In order for “Health for All” to become a reality, access to safe, timely, and affordable surgery and ongoing surgical education must become a priority in Africa
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We celebrate World Health Day on April 7th, 2023, and I thought it is a good time to reflect on what “Health for All” means on the African continent.
In 2015 and 2017, the World Health Assembly (WHA) passed Resolution 68.15 (https://apo-opa.info/3ZJUuUf), and decision 70(22) (https://apo-opa.info/4387vtl) respectively. Resolutions which recognised surgical and anaesthesia care as essential for universal health coverage and required the director-general to report on the progress of its implementation.
While much progress has been made to document and elevate the status of surgical and anaesthesia care internationally, things have unfortunately not progressed equally on the African continent. Life-transforming surgery has a massive impact, not just on the patient, but on their caregivers, direct family, their community, and beyond.
It is now more important than ever to ask, how we can we improve this? How do we do this better?
Neglected surgery is a huge problem in Africa. In order for “Health for All” to become a reality, access to safe, timely, and affordable surgery and ongoing surgical education must become a priority in Africa. The truth is very few people on the continent have received the life-saving surgery they need. An ASOS study showed that surgical operations conducted in 25 countries were 20 times lower (https://apo-opa.info/3nN6GWU) than the crucial surgical volume required to meet a country’s essential surgical needs each year (defined as 5,000 operations per 100,000 people). African surgical patients are also twice as likely to die after planned surgery than the global average, with 94.1% of those deaths happening in the 24 hours after surgery.
Universal Health Coverage (UHC) means that all individuals and communities receive the health services they need without suffering financial hardship. It includes the full spectrum of essential, quality health services, from health promotion to prevention, treatment, rehabilitation, and palliative care.
To make that happen, a number of things need to be in place. For starters, we need strong political leadership to prioritise the acceleration of access to surgical, obstetric, and anaesthetic care across Africa — not just because it’s the right thing to do, but because from a socio-economic standpoint, Africa can’t afford not to. I do believe that COVID, like nothing else, showed us the economic costs of ill health of a population.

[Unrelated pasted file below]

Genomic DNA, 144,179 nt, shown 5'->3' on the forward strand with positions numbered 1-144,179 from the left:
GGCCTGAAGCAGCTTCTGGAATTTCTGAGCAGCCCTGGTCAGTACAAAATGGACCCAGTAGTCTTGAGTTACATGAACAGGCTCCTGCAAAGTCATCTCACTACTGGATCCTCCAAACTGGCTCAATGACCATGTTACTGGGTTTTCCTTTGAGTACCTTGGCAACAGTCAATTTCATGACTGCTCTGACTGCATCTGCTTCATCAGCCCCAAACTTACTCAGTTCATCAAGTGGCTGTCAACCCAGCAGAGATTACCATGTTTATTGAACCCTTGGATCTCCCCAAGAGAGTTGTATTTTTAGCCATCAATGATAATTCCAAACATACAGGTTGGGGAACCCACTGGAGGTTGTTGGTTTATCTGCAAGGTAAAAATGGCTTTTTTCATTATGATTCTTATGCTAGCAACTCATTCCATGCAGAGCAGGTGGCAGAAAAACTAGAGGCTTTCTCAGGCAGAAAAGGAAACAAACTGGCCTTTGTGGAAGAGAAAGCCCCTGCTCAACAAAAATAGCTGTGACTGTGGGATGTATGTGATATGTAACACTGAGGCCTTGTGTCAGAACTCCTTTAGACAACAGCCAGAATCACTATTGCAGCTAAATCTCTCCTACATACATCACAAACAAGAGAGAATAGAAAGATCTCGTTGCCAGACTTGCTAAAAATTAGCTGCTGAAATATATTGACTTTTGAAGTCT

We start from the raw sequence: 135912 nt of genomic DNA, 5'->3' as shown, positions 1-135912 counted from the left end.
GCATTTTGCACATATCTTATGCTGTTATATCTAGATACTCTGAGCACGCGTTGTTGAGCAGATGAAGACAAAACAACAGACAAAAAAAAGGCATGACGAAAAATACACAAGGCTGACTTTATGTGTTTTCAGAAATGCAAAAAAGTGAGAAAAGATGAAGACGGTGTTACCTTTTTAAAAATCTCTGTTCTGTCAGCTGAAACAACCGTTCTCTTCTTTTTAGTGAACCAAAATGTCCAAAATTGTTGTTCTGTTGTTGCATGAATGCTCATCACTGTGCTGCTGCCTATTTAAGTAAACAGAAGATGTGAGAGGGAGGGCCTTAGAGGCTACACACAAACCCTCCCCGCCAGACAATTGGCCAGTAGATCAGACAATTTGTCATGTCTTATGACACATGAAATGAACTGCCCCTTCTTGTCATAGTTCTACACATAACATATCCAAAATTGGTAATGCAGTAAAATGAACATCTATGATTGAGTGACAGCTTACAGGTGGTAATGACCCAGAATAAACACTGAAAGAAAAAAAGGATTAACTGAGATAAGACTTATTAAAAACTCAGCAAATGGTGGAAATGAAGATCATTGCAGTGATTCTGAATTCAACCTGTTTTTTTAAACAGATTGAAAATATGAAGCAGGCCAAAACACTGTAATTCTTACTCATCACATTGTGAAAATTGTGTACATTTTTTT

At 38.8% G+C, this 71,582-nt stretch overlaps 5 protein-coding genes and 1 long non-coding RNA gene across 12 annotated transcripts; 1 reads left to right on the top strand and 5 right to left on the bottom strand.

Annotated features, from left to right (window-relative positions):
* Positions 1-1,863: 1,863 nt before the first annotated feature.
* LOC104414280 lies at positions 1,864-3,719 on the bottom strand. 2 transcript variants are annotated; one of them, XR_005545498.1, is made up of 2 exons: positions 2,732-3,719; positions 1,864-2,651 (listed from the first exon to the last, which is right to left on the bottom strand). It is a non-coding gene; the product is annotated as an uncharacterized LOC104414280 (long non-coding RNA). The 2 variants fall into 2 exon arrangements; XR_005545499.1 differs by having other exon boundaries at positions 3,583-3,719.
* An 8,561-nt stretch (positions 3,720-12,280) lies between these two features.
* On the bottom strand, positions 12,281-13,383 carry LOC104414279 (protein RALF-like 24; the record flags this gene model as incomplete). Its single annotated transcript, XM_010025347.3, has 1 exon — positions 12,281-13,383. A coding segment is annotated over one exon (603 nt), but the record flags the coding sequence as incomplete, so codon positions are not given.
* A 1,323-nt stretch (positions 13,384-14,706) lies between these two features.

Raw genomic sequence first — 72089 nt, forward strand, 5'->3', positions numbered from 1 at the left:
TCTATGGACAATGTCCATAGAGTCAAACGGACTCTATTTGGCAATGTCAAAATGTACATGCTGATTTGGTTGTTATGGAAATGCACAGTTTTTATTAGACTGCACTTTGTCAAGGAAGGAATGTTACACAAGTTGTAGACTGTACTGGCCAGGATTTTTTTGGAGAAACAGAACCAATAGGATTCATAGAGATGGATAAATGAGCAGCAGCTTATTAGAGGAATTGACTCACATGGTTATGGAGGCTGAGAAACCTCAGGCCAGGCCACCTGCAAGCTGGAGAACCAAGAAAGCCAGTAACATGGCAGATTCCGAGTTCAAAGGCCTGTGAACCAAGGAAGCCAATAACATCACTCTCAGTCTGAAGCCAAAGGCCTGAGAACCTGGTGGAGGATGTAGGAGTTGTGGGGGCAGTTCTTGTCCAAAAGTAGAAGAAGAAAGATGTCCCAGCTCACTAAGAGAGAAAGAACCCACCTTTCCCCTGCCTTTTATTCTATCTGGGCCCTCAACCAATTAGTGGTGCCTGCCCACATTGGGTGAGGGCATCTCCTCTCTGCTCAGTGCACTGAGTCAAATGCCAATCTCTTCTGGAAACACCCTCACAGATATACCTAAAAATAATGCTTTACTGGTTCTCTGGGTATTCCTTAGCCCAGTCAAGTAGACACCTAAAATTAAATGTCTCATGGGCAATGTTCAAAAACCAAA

We also need greater education, not just of the surgical and medical practitioners, but of the African population at large, so that they understand their basic rights to care. By educating individuals and communities, they will be able to demand access to the health services they need, without falling into financial hardship, or potentially losing their lives because they did not know their ailment was surgically treatable, or how to access necessary surgical care.
One thing that does speak loudly to me right now is how we need to accelerate women’s access to obstetric and non-obstetric surgical care. When I’ve walked past the line of patients waiting to come on board Mercy Ships, I am always struck by how few women are coming there for their own care. The women I see are clearly in the role of carer, coming to support family members.
We have seen improvement on the continent in relation to obstetric outcomes as more women are able to access safe Caesarean sections, but there is a need to focus on a wider array of conditions and procedures that could have life-changing impacts on women. We also need to ensure that when funds are allocated for care, we make a point of ensuring that women’s care is specifically included, rather than them getting what is left over.
Understand, I’m not saying let’s forget about the men. I’m saying that safe surgical care is tremendously important, but it is tremendously important for both males and females. Everyone deserves a basic level of health care. It always amazes me how health is often not seen as a national developmental issue; but it is as important as security, economic development, nutrition, defence, because it underpins every one of those things.
“Health for All” means just that. It means every man, woman, and child should be able to access high-quality surgical care and post-operative care, regardless of age, race, ethnicity, gender, income, or religion.
We need to raise the bar of expectation across the African continent and hold each other accountable and we need to accelerate access to quality surgical, obstetric, and anesthetic care across Africa. It is possible to do, there are numerous governments who are implementing strategic plans not just talking about them, and there are incredible organizations like Mercy Ships, who are providing ongoing surgical education, as well as safe surgical care, free of charge to patients in the countries they serve that are making a significant impact on the African continent. But we need to do more.
When you talk about “Health for All” or “Surgical Care for All”, it needs to be more than a slogan; it needs to be meaningful and authentic and backed with intention and tangible actions.
Dr Tuakli works with Mercy Ships
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